This issue was first addressed in general terms in 1994. At that time, individual privacy rights were juxtaposed with the government's need for personal information in order to make an objective decision about an applicant's eligibility to be granted a security clearance. In a sense, this is a leading question, but not unfair; it forces the respondent to admit that if there is to be such a thing as a security clearance, the government is justified in finding out something about the applicant's trustworthiness and loyalty. And it follows that to do this, adjudicators who make decisions about the granting of a clearance need "personal" information. A high level agreement of 78.4% with the government's need for information, as shown in Table 4, is not >surprising.

    TABLE 4
    Privacy vs. the Government's Need for Information

    Interview Item: When faced with the conflict between an individual's right to privacy and the government's need to collect personal background information before giving a Secret or Top Secret clearance, the government should.... (Percent responding in each response category)

    Response Alternatives 1994 (only)
    Favor the government's need to collect personal background information 78.4
    Favor protecting an individual's right to privacy 15.5
    Don't know/ No answer 6.0
    Total sample size (1474)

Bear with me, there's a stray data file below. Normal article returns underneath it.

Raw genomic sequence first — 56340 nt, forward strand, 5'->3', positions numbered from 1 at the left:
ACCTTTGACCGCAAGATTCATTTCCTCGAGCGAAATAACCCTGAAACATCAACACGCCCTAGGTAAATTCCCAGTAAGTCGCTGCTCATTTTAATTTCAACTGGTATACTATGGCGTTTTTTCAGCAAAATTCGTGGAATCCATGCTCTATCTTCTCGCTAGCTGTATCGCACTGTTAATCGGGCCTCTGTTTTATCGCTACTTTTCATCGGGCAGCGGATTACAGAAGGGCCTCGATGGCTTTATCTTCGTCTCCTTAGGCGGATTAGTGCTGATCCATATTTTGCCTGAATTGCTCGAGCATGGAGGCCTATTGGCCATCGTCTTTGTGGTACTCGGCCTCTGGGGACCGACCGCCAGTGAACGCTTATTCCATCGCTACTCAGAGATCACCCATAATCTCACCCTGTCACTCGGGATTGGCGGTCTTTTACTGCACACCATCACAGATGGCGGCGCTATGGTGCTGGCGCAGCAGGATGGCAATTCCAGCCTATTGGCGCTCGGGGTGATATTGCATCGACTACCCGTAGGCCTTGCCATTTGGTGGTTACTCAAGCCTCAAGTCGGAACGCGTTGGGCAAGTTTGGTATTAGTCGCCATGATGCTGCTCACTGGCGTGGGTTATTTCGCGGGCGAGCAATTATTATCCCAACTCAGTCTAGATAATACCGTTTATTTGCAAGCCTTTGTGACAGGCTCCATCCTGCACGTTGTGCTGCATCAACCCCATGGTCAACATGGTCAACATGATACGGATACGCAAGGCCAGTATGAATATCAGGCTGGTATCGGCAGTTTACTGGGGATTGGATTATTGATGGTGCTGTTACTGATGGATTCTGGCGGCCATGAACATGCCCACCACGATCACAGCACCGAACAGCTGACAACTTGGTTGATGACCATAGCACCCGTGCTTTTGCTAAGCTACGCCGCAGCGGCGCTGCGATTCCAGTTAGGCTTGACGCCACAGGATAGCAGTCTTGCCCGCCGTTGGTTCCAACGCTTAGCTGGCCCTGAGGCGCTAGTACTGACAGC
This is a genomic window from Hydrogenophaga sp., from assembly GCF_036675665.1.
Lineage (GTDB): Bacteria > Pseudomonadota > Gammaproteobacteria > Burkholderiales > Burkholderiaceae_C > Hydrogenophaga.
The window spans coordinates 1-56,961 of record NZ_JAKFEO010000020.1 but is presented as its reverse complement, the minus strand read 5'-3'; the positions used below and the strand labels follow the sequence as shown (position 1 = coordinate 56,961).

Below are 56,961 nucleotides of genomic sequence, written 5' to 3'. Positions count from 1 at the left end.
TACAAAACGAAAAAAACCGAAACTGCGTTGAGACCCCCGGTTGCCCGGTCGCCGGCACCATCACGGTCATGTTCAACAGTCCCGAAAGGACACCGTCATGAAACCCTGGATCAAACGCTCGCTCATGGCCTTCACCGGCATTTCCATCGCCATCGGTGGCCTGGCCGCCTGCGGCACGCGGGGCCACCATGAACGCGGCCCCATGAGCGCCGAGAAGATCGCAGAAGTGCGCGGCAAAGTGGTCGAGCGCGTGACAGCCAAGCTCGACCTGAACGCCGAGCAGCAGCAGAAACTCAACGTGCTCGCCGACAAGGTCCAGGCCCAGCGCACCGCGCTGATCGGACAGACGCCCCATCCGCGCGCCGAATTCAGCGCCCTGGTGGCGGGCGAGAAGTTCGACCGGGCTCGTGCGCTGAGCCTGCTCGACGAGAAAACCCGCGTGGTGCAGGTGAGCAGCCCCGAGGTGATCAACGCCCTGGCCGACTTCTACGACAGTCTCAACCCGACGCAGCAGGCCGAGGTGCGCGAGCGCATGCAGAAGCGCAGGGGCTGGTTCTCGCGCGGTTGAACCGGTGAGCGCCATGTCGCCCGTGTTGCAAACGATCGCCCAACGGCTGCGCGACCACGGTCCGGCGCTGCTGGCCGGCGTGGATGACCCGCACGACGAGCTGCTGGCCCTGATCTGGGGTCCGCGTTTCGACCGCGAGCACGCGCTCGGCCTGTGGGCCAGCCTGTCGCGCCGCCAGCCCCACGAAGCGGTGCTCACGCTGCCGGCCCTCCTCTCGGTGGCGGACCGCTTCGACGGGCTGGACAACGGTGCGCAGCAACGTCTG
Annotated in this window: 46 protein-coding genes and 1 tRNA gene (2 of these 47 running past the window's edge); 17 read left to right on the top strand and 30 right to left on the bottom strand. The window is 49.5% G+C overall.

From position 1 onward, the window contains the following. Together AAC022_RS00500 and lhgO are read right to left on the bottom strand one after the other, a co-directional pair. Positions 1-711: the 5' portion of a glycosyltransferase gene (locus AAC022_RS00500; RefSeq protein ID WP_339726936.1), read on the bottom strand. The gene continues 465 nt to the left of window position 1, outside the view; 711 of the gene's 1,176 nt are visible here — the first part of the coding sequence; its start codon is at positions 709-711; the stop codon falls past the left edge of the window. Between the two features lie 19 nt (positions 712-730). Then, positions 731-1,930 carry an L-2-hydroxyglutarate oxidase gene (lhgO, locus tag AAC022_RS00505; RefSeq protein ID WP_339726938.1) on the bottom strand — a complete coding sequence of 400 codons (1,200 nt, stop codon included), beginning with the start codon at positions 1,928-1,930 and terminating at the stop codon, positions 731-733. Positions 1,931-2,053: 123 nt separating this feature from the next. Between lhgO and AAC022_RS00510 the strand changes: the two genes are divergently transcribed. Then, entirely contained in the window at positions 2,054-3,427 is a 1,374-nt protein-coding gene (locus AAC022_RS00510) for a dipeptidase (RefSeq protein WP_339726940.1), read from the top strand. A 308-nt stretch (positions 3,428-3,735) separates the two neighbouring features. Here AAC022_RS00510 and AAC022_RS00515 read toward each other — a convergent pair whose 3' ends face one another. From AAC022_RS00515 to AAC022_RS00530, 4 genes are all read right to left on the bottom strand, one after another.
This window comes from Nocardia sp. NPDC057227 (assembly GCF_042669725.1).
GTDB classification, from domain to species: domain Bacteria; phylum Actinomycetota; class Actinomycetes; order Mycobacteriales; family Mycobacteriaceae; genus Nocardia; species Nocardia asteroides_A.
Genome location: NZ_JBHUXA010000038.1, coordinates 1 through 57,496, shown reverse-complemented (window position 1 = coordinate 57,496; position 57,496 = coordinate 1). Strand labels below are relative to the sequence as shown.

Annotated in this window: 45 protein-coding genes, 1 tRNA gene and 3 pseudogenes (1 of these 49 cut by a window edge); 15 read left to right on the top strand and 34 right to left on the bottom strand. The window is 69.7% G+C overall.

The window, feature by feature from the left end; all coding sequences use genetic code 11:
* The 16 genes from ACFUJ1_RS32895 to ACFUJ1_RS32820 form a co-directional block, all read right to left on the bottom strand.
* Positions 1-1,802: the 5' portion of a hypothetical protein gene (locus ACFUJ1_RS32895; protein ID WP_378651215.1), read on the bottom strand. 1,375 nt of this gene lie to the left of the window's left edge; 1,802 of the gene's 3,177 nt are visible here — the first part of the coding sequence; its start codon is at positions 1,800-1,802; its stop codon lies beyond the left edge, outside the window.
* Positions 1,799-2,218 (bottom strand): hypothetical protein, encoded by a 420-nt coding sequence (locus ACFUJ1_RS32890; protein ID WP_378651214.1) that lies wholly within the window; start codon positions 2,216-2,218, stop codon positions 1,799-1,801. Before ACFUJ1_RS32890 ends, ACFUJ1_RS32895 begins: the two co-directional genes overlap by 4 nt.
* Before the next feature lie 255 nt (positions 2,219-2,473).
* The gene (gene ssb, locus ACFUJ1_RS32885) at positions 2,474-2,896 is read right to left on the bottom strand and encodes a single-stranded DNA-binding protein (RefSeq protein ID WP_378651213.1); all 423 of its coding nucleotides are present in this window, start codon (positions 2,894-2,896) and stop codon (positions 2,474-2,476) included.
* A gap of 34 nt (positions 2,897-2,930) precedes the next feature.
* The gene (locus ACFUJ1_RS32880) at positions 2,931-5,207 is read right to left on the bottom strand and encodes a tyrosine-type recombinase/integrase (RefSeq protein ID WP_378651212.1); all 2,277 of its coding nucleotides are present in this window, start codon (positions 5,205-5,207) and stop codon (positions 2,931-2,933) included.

Data from other security-related items, beginning with the 1994 survey, shed more light on the issue. Respondents were asked about the government's justification for looking into specific private areas. With the data from 1998 now available, we are able to track over time the level of public comfort with official inquiry into financial matters, criminal history, drug use, mental health, foreign attachments, alcohol consumption and sexual orientation.

    The percentages displayed in Table 5, showing the results from all three surveys, represent some of the most interesting findings from the GSS to date. If public support for inquiry into any of these areas is weakening or strengthening, we should be able to discern it here. It is, however, apparent that support for inquiry into these areas is consistently strong and stable across time except for asking about sexual orientation, and possibly foreign relations and friends.

    Support for asking about financial and credit history appears to have waned from a high of about 82% in 1994 to 74% in 1998. Nevertheless, a strong level of support continues for this type of inquiry that produces very valuable information about the honesty and responsibility of clearance applicants. Not surprisingly, endorsement for the two areas which focus on possible criminal activity, Drug Use and Criminal Arrests, are consistently high throughout the 1994- 1998 timeframe. For these two areas, most of the approximately 95 to 97 percent of those who endorse government inquiry say "Definitely should."

    TABLE 5
    Appropriate Areas of Inquiry for a Security Clearance

    Interview item: Before giving an individual a SECRET or TOP SECRET clearance, the Government has the right to ask about:

    (Percent responding in each response category.)
    (Total Support = Definitely should + Probably Should)

    1994 Total Support 1996 Total Support 1998 Total Support
    a. Financial and credit history 81.6 79.2 74.1
    Definitely should 54.3 50.9 44.1
    Probably should 27.3 28.3 30.0
    Probably should not 10.8 10.4 13.3
    Definitely should not 6.0 7.7 8.7
    Don't know/ No answer 2.5 2.7 3.8
    b. Criminal arrests and convictions 97.1 96.4 95.1
    Definitely should 88.3 87.9 81.5
    Probably should 8.8 8.5 13.6
    Probably should not .6 1.3 1.8